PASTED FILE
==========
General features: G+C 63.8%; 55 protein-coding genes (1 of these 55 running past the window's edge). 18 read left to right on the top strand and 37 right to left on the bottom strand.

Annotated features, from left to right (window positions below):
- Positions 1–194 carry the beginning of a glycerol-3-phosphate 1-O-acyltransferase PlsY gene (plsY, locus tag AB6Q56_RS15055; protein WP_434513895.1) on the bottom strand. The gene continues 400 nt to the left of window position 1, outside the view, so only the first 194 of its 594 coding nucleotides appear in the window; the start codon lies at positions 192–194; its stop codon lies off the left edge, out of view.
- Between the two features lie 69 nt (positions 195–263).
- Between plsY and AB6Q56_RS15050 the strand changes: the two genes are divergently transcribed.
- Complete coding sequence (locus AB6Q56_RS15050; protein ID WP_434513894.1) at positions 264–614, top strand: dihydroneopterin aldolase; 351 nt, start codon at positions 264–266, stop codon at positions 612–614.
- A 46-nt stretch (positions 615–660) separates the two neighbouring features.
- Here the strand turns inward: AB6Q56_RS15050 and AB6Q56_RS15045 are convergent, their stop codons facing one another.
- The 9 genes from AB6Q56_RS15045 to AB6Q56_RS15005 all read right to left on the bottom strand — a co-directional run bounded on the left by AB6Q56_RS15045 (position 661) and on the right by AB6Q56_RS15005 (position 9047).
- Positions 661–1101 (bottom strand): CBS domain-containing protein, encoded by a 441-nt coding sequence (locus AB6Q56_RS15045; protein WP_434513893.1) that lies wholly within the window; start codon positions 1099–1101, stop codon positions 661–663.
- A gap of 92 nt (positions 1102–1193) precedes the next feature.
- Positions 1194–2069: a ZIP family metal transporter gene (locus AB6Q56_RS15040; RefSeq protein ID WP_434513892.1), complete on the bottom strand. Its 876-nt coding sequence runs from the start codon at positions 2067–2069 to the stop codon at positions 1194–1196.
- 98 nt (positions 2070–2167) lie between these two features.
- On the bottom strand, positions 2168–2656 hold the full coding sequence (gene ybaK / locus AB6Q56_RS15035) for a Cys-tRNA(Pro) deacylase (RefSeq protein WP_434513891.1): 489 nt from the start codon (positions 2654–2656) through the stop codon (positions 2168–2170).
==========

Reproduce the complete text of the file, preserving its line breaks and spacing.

General features: G+C 63.8%; 55 protein-coding genes (1 of these 55 running past the window's edge). 18 read left to right on the top strand and 37 right to left on the bottom strand.

Annotated features, from left to right (window positions below):
- Positions 1–194 carry the beginning of a glycerol-3-phosphate 1-O-acyltransferase PlsY gene (plsY, locus tag AB6Q56_RS15055; protein WP_434513895.1) on the bottom strand. The gene continues 400 nt to the left of window position 1, outside the view, so only the first 194 of its 594 coding nucleotides appear in the window; the start codon lies at positions 192–194; its stop codon lies off the left edge, out of view.
- Between the two features lie 69 nt (positions 195–263).
- Between plsY and AB6Q56_RS15050 the strand changes: the two genes are divergently transcribed.
- Complete coding sequence (locus AB6Q56_RS15050; protein ID WP_434513894.1) at positions 264–614, top strand: dihydroneopterin aldolase; 351 nt, start codon at positions 264–266, stop codon at positions 612–614.
- A 46-nt stretch (positions 615–660) separates the two neighbouring features.
- Here the strand turns inward: AB6Q56_RS15050 and AB6Q56_RS15045 are convergent, their stop codons facing one another.
- The 9 genes from AB6Q56_RS15045 to AB6Q56_RS15005 all read right to left on the bottom strand — a co-directional run bounded on the left by AB6Q56_RS15045 (position 661) and on the right by AB6Q56_RS15005 (position 9047).
- Positions 661–1101 (bottom strand): CBS domain-containing protein, encoded by a 441-nt coding sequence (locus AB6Q56_RS15045; protein WP_434513893.1) that lies wholly within the window; start codon positions 1099–1101, stop codon positions 661–663.
- A gap of 92 nt (positions 1102–1193) precedes the next feature.
- Positions 1194–2069: a ZIP family metal transporter gene (locus AB6Q56_RS15040; RefSeq protein ID WP_434513892.1), complete on the bottom strand. Its 876-nt coding sequence runs from the start codon at positions 2067–2069 to the stop codon at positions 1194–1196.
- 98 nt (positions 2070–2167) lie between these two features.
- On the bottom strand, positions 2168–2656 hold the full coding sequence (gene ybaK / locus AB6Q56_RS15035) for a Cys-tRNA(Pro) deacylase (RefSeq protein WP_434513891.1): 489 nt from the start codon (positions 2654–2656) through the stop codon (positions 2168–2170).